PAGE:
COVID-19 might have changed the way we work for good. Twitter recently said it will allow its staff to work from home ‘forever’. Other companies are reporting a surge in employees who aren’t as interested in the daily commute now they’ve tasted flexible working.
One group of us, however, could see a particular benefit. Scott Laing, general manager of Allied Health services at MAX, believes more home working could help reduce the gap in employment outcomes between people with disabilities and those without.
“We’ve heard a lot of feedback about COVID changing the way employers think about flexible home working,” said Scott.
“Time will tell how much. But we know businesses have sunk a lot of resources into supporting remote work during COVID-19 and if we emerge from lockdown with more focus on flexible working arrangements, it can only be a good thing for people with disabilities."
"Not everyone with a disability needs, or wants, to work from home. But for those who do, this could be a pivotal moment.”
So who could benefit and why? The short answer is most of us. People with disabilities often outperform colleagues without a disability. Employers who encourage diverse, inclusive cultures also tend to be more productive and have better employee retention.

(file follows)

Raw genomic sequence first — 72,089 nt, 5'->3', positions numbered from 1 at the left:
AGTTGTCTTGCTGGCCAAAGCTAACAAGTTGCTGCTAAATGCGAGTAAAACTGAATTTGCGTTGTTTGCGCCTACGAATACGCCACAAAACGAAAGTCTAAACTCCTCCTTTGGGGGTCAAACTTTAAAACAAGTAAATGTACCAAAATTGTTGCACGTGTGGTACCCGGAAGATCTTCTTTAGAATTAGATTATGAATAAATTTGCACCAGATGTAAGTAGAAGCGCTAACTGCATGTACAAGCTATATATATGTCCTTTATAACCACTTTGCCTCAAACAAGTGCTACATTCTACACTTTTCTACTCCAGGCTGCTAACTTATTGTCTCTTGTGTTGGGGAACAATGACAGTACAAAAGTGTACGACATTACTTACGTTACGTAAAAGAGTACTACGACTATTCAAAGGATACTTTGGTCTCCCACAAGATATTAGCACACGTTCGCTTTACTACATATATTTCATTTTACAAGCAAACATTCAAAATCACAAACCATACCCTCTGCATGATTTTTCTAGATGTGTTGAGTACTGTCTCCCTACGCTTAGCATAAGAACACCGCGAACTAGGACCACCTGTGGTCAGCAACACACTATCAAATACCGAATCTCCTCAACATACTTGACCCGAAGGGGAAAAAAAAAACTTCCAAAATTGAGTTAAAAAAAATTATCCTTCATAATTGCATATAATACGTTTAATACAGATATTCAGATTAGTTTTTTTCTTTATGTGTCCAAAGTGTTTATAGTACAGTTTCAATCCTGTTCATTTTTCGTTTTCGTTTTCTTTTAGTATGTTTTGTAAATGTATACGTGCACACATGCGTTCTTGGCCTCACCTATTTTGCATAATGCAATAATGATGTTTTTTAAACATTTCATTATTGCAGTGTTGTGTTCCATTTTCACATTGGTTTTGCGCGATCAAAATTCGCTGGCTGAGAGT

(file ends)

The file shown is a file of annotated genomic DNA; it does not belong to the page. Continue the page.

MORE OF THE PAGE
In other words, it is in everyone’s interest to create workplaces that attract staff from different backgrounds.
“The simple fact is that a lot of people could benefit from a move to more home working after COVID,” says Scott. “Among them you have employees who might not be comfortable working in unfamiliar or unpredictable, dynamic environments. This includes some people with autism or attention deficit, hyperactivity disorder.”
The ability to work from home may also especially benefit those with mobility impairments. A group who can find it time consuming, difficult or expensive to travel outside the home. But Scott also highlights the potential benefits to people with visual or hearing impediments.
“How businesses communicate and conduct meetings has moved away from traditional face to face meetings. Most of us are now comfortable using group text chats, instant messenger and Zoom calls, which can be easily modified to individual needs with assistive technology,” he said.
This is an important point, says Scott, because some employers still assume (wrongly) that ‘reasonable adjustments’ are expensive and difficult.
“Organisations like MAX work very closely with employers and customers with disabilities to understand their specific requirements. We also support people through those first few days, weeks and months in new jobs,” he said.
“Our experience is that employers who prioritise flexible support options, are more likely to attract people from different backgrounds and with disabilities.”
MAX works with customers to develop a plan that is unique to them. Once you are in work, we support you and your employer as you settle in. Find out more on our disability employment services pages.
We also help employers identify any workplace adjustments that may be needed to support someone with a disability into work.